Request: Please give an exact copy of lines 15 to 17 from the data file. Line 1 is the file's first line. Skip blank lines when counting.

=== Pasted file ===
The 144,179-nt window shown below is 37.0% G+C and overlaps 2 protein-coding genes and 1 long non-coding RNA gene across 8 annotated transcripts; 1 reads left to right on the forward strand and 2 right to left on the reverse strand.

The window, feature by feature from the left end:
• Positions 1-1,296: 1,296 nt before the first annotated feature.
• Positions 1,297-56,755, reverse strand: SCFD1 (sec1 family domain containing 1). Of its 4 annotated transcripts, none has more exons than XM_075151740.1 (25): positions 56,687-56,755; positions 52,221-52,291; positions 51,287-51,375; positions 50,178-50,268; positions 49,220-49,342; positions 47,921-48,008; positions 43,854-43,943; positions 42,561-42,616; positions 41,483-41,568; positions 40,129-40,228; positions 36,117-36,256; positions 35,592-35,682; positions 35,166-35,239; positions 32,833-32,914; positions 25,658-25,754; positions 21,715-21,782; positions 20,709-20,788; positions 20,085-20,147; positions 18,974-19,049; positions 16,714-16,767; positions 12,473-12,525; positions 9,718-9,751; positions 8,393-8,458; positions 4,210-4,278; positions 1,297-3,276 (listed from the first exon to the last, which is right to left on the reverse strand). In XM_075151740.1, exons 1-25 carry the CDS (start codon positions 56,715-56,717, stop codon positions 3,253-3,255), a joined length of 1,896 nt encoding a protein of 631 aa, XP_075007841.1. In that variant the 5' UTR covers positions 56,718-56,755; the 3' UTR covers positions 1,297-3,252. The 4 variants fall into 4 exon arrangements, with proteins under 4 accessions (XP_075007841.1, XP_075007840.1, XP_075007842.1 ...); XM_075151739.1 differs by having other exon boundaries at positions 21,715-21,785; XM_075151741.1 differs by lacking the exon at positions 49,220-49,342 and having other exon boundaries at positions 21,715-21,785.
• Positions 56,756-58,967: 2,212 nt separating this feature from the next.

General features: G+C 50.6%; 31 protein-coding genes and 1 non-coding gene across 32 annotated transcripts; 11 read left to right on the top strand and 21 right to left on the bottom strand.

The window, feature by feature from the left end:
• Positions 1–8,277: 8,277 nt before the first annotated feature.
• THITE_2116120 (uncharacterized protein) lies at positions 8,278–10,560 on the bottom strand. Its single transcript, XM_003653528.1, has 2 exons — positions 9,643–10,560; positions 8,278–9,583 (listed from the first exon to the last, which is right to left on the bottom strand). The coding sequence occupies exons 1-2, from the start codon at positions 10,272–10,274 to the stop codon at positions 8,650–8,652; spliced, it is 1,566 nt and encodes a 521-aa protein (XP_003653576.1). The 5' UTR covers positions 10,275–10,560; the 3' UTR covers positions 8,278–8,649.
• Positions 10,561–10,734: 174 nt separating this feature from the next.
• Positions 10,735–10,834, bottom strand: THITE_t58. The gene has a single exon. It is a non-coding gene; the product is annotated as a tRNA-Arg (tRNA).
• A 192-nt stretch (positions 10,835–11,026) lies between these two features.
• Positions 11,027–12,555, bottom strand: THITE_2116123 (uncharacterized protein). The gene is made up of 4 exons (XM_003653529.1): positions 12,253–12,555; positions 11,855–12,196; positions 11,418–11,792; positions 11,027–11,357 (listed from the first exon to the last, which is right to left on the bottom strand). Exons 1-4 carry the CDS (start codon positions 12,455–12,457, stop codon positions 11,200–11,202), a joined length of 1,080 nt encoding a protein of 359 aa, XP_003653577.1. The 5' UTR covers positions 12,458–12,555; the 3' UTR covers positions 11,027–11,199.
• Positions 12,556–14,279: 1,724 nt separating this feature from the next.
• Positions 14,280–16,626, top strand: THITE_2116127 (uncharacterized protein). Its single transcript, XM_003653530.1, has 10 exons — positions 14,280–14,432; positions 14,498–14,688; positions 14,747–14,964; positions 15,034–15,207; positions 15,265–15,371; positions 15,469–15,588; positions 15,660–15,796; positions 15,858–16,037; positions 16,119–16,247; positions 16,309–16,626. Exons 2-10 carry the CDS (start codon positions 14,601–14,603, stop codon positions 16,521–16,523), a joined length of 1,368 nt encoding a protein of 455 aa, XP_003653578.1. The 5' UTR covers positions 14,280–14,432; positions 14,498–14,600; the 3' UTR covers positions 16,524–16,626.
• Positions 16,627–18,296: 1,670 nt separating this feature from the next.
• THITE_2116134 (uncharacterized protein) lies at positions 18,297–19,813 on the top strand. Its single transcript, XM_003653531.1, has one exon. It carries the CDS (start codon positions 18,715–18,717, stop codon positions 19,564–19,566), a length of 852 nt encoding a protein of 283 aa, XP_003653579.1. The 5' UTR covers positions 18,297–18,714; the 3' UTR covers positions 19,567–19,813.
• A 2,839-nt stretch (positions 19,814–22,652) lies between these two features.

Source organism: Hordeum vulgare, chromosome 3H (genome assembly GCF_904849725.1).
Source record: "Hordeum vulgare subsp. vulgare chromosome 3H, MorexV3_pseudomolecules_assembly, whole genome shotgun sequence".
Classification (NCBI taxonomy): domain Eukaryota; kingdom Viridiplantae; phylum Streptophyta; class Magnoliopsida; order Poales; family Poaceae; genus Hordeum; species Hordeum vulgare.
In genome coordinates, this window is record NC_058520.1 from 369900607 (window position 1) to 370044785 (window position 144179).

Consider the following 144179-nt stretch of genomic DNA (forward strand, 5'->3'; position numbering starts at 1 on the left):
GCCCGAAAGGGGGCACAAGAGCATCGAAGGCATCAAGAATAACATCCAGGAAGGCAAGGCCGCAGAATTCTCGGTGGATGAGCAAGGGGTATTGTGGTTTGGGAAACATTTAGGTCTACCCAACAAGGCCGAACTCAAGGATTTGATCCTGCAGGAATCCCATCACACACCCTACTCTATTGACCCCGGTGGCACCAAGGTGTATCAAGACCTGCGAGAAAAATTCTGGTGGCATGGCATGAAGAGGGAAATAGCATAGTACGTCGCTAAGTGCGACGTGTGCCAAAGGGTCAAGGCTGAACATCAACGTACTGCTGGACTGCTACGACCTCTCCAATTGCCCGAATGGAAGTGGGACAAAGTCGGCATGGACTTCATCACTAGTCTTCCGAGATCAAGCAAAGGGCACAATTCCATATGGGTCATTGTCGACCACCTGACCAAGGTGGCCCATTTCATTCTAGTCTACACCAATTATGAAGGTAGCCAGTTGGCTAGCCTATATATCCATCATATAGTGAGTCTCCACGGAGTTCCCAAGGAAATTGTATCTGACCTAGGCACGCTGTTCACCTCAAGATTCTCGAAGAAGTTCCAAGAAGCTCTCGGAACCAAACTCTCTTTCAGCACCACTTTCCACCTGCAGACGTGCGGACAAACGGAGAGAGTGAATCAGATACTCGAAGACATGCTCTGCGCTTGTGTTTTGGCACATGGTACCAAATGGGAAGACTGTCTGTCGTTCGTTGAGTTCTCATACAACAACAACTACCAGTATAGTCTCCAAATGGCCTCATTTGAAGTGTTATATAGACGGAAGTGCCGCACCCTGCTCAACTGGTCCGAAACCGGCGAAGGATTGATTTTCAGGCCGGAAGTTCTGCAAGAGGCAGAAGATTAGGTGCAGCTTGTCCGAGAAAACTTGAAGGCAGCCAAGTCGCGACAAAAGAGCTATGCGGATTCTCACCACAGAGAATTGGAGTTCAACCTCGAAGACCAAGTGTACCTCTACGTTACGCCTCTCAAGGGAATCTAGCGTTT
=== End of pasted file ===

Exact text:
• Positions 14,280–16,626, top strand: THITE_2116127 (uncharacterized protein). Its single transcript, XM_003653530.1, has 10 exons — positions 14,280–14,432; positions 14,498–14,688; positions 14,747–14,964; positions 15,034–15,207; positions 15,265–15,371; positions 15,469–15,588; positions 15,660–15,796; positions 15,858–16,037; positions 16,119–16,247; positions 16,309–16,626. Exons 2-10 carry the CDS (start codon positions 14,601–14,603, stop codon positions 16,521–16,523), a joined length of 1,368 nt encoding a protein of 455 aa, XP_003653578.1. The 5' UTR covers positions 14,280–14,432; positions 14,498–14,600; the 3' UTR covers positions 16,524–16,626.
• Positions 16,627–18,296: 1,670 nt separating this feature from the next.
• THITE_2116134 (uncharacterized protein) lies at positions 18,297–19,813 on the top strand. Its single transcript, XM_003653531.1, has one exon. It carries the CDS (start codon positions 18,715–18,717, stop codon positions 19,564–19,566), a length of 852 nt encoding a protein of 283 aa, XP_003653579.1. The 5' UTR covers positions 18,297–18,714; the 3' UTR covers positions 19,567–19,813.